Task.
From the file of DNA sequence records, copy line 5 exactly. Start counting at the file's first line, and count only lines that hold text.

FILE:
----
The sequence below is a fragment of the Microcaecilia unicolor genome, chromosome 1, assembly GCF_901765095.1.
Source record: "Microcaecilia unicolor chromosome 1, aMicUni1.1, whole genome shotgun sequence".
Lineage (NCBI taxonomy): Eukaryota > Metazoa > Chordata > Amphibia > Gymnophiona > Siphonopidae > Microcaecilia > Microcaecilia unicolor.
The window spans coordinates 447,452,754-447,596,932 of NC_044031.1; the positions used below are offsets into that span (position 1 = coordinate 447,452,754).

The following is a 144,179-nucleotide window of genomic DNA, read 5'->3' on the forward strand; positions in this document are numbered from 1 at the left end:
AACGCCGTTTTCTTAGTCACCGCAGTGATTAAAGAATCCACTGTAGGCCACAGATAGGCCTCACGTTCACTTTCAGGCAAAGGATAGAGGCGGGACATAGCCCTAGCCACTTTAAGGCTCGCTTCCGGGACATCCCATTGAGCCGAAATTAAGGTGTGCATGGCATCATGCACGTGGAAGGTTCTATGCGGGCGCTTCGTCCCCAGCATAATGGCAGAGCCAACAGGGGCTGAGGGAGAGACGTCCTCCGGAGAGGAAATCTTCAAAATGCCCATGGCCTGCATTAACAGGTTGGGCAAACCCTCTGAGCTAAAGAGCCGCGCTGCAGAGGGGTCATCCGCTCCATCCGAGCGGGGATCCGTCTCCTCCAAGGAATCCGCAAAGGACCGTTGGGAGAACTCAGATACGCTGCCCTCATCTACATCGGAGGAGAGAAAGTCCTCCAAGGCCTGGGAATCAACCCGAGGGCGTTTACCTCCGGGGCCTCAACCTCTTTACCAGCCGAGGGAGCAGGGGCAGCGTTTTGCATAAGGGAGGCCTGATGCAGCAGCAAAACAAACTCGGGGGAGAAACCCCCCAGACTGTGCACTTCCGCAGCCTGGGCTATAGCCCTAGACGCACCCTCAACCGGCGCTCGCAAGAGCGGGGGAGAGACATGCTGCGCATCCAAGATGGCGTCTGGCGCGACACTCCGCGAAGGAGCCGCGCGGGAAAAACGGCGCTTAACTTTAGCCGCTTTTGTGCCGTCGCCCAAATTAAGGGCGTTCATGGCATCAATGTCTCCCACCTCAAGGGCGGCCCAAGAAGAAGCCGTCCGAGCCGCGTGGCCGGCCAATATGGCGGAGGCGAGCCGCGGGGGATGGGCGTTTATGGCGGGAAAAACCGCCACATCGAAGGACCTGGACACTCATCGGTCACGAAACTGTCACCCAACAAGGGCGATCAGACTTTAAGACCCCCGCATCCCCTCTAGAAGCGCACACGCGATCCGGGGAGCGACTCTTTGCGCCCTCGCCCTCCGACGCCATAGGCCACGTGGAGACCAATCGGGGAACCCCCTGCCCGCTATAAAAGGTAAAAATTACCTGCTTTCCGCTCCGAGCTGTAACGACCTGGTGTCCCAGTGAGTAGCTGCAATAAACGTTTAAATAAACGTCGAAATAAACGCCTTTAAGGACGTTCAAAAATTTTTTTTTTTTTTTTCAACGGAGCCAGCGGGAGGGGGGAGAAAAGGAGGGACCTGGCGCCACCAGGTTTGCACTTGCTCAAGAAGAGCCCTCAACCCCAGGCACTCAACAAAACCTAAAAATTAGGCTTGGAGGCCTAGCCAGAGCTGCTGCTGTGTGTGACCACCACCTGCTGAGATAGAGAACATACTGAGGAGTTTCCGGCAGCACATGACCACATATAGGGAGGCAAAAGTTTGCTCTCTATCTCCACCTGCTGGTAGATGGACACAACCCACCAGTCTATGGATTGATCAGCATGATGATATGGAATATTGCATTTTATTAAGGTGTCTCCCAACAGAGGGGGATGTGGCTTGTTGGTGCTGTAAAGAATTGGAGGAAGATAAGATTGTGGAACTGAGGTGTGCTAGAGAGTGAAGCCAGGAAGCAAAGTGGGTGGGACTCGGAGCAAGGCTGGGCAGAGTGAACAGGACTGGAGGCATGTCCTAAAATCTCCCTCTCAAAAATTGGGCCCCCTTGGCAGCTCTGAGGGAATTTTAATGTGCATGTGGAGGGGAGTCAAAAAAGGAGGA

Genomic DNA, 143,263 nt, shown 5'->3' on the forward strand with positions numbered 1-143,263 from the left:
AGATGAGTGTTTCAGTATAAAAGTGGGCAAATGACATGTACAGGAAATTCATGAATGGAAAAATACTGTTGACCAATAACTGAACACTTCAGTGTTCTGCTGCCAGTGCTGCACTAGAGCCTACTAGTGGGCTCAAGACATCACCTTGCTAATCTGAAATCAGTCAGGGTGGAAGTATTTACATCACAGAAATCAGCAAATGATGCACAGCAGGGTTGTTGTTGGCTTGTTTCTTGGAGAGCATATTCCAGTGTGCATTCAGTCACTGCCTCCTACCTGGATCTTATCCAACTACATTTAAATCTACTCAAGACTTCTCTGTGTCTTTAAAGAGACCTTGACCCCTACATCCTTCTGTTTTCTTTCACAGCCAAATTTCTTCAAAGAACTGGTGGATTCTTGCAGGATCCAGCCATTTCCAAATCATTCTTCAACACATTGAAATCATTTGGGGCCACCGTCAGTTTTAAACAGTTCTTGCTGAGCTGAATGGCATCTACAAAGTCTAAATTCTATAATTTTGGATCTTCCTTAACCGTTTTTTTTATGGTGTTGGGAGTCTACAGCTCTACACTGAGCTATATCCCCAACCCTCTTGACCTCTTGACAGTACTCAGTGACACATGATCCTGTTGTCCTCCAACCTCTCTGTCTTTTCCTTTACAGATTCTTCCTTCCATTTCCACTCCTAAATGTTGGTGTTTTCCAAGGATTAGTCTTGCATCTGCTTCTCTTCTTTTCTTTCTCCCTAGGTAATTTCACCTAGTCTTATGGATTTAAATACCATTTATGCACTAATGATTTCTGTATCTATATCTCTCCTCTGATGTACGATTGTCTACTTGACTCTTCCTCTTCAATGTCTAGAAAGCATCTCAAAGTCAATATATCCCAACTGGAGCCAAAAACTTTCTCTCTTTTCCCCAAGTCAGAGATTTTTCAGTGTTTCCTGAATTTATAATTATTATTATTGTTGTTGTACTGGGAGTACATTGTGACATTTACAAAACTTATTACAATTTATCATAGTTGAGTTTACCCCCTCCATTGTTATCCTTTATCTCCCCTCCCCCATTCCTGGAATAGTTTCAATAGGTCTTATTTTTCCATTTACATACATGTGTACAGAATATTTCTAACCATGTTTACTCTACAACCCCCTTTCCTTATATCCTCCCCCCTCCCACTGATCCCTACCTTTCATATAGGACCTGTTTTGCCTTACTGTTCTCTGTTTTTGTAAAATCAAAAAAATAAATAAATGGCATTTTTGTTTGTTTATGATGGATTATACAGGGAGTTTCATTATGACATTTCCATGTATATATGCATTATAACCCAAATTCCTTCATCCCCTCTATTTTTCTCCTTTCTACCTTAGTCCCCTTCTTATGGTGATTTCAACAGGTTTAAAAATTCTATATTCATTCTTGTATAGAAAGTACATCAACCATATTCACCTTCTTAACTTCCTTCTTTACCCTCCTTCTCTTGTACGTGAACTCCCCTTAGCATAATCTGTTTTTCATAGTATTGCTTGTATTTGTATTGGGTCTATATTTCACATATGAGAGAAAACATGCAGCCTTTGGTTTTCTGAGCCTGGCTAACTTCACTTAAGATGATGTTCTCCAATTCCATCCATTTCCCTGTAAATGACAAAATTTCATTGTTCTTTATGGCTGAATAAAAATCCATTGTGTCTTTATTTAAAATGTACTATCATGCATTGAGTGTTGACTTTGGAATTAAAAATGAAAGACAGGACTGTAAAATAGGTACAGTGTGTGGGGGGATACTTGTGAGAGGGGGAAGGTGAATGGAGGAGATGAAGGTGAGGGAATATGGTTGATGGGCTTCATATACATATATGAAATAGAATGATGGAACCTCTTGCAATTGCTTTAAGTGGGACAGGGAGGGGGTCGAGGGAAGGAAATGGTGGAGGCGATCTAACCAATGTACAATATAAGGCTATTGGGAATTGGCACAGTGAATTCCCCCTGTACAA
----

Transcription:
The following is a 144,179-nucleotide window of genomic DNA, read 5'->3' on the forward strand; positions in this document are numbered from 1 at the left end: